Is Matt McCormick the first Oregon director to have a film included in MOMA’s New Directors/New Films series?
From the listing in the 2011 New Directors/New Films lineup:
McCormick’s debut feature SOME DAYS ARE BETTER THAN OTHERS is a poetic character-driven film that asks why the good times slip by so fast while the difficult times seem so sticky. The film follows a trio of stranded characters that seem to be competing for first prize in a Saddest Job in the World contest as McCormick insists on the reality of work, distinctly rebutting the popular image of Portland as a paradise for under-achieving hipsters and the slacker ethos of “the unemployed, blissful lifestyle.”
New Directors/New Films runs March 23 – April 3.
Filmmaker Magazine asked McCormick how he came to make his first feature.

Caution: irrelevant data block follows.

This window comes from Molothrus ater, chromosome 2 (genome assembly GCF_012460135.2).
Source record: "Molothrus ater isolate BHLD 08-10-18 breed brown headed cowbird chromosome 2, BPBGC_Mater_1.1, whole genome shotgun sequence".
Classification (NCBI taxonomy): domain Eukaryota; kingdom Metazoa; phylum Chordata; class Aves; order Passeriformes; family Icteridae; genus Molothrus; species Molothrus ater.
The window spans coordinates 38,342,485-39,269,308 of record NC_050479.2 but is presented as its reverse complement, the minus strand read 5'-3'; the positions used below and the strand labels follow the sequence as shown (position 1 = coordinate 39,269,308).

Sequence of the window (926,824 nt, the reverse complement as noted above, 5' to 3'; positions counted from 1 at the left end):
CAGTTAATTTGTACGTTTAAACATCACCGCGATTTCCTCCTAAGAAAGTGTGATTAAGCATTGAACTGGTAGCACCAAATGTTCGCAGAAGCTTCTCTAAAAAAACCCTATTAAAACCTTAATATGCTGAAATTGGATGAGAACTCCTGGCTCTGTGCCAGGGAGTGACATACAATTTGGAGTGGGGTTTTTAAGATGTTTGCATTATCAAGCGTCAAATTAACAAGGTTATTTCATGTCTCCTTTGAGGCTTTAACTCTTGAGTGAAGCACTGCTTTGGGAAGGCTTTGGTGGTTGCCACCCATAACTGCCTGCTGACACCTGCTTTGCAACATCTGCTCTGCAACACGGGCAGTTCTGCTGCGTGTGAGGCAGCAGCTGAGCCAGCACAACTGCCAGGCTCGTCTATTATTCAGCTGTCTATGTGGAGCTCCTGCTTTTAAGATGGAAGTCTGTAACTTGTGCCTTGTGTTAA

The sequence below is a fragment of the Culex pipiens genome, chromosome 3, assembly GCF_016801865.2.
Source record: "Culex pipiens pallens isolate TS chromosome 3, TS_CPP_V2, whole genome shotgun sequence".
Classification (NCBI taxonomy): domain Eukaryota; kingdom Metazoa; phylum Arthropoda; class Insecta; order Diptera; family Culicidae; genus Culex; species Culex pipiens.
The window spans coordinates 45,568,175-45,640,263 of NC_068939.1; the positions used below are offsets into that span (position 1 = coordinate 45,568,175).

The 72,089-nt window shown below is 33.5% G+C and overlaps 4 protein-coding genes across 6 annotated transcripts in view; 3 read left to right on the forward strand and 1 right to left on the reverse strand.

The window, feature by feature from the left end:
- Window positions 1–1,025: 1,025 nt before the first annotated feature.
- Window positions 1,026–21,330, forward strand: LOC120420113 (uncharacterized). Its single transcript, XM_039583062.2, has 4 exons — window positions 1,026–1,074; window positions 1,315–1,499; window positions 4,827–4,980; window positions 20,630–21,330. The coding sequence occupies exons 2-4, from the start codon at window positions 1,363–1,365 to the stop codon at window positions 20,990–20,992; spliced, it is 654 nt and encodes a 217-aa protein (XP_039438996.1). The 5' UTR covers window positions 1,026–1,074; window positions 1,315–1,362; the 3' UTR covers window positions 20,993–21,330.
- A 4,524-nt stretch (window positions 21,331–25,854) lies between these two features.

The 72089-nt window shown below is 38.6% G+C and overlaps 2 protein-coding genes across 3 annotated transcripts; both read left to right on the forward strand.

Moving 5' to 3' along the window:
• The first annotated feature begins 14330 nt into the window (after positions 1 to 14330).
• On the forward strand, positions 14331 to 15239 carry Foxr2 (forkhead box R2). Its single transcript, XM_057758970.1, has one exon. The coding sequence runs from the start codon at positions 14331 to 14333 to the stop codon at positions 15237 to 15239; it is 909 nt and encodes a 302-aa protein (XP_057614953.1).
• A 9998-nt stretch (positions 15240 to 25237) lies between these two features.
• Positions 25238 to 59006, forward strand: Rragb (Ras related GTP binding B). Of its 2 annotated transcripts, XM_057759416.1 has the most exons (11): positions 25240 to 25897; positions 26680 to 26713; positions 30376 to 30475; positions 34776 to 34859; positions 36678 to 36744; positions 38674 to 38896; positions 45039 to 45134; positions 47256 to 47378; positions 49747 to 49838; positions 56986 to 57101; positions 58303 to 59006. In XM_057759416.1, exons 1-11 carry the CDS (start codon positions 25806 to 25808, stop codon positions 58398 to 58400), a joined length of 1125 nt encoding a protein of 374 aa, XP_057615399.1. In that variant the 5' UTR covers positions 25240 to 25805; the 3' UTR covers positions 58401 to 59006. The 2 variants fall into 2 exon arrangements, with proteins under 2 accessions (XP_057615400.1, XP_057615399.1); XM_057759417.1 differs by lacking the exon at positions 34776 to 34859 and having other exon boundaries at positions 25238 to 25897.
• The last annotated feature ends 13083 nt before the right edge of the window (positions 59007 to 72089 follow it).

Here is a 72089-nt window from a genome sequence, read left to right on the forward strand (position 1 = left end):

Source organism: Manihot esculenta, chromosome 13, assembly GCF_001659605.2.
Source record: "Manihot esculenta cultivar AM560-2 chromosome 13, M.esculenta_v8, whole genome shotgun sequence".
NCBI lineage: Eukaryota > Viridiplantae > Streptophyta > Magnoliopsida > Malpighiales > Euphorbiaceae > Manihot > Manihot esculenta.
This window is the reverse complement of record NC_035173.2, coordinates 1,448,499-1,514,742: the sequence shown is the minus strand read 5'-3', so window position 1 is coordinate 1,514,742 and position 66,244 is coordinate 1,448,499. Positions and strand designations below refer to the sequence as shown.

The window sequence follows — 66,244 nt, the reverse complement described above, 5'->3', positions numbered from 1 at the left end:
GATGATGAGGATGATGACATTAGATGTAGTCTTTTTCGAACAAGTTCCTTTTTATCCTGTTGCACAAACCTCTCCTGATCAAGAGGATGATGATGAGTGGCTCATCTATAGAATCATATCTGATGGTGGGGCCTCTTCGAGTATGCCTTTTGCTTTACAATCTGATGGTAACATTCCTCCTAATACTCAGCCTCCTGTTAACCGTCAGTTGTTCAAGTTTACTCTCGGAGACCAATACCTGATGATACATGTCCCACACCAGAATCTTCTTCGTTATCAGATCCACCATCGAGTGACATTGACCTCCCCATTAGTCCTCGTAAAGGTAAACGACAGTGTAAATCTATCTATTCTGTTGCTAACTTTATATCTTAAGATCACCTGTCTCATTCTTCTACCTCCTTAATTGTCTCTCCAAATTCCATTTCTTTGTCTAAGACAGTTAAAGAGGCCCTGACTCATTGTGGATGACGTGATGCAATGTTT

Filmmaker: How did the financing and production come together?
McCormick: I probably spent two years writing, and I had been in touch with [producers] Dave [Allen Cress] and Neil [Kopp]. They were aware I was writing a screenplay, and their timing was opening up around the time I was feeling ready. It was actually Gus Van Sant who helped bring the three of us together. He had read the script, and he said, yeah, you should make this movie. After that it went pretty quickly, but the slowest and longest part was the fundraising, and even though it was super-low-budget movie. We spent eight months trying to find the money.